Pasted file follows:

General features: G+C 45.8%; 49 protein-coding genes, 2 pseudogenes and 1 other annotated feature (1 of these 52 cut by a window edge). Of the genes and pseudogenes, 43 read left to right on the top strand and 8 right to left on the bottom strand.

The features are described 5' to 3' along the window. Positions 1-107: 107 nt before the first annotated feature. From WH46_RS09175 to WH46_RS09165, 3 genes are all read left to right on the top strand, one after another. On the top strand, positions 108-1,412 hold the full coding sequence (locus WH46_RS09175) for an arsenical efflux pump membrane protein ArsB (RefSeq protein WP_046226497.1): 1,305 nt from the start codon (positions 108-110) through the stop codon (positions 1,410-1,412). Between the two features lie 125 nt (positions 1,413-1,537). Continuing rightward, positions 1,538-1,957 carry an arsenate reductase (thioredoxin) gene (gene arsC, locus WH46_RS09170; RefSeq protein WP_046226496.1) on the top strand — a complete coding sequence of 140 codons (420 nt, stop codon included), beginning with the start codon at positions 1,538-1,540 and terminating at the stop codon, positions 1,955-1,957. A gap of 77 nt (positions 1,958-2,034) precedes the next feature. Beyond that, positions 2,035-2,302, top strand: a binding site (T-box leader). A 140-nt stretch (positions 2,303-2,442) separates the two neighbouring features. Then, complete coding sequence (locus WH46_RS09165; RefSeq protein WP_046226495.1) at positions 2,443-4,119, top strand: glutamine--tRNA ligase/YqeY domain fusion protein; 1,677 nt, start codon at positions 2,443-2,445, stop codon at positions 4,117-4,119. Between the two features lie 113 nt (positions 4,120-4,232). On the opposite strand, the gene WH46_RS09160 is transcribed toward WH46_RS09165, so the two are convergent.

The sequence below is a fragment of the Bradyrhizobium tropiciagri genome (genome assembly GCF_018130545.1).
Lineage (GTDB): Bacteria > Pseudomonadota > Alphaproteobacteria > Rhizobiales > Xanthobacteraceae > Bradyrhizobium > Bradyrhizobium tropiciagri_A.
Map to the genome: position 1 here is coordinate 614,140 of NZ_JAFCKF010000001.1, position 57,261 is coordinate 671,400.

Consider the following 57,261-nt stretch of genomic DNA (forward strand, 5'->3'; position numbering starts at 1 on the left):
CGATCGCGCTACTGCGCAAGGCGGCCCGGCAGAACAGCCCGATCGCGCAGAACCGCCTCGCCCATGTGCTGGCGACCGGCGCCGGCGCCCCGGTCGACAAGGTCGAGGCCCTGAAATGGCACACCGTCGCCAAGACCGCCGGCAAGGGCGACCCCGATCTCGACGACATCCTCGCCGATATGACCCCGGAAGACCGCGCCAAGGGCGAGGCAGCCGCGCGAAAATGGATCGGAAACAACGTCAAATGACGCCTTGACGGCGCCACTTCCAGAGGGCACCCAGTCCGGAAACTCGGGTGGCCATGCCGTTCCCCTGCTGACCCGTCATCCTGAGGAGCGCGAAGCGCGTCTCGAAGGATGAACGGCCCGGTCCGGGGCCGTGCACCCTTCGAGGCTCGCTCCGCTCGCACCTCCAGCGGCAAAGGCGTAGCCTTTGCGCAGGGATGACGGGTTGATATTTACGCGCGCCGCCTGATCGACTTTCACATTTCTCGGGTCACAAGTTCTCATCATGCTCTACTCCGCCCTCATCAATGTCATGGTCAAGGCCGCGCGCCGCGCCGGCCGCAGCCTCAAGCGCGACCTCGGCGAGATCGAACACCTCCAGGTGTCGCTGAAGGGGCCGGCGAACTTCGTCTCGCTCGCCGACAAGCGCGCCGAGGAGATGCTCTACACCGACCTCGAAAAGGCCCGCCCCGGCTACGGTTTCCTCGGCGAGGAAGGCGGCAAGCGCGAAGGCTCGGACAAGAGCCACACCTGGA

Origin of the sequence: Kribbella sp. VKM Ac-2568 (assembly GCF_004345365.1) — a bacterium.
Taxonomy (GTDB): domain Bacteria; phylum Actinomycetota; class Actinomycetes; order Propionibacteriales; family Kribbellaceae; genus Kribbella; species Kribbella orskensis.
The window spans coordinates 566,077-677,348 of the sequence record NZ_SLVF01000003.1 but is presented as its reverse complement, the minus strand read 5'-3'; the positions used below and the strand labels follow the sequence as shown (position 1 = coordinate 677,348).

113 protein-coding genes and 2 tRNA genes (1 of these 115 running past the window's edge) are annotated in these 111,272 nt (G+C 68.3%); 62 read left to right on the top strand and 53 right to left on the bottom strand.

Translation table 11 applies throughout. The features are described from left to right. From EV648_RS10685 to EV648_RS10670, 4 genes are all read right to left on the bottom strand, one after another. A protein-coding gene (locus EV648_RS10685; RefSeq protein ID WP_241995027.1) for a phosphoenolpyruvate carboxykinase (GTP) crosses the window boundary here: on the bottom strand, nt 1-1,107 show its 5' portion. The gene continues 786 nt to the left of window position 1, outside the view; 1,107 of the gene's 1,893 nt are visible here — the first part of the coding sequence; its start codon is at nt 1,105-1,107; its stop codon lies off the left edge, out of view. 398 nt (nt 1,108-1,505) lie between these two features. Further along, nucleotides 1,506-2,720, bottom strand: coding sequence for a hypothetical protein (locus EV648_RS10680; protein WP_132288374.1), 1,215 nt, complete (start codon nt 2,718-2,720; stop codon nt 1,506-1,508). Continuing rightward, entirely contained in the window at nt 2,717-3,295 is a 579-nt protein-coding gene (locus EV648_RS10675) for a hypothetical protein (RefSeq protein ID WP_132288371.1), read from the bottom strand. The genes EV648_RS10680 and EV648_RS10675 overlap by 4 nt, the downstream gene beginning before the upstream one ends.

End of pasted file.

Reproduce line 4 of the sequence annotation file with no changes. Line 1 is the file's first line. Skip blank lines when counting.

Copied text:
Lineage (GTDB): Bacteria > Pseudomonadota > Alphaproteobacteria > Rhizobiales > Xanthobacteraceae > Bradyrhizobium > Bradyrhizobium tropiciagri_A.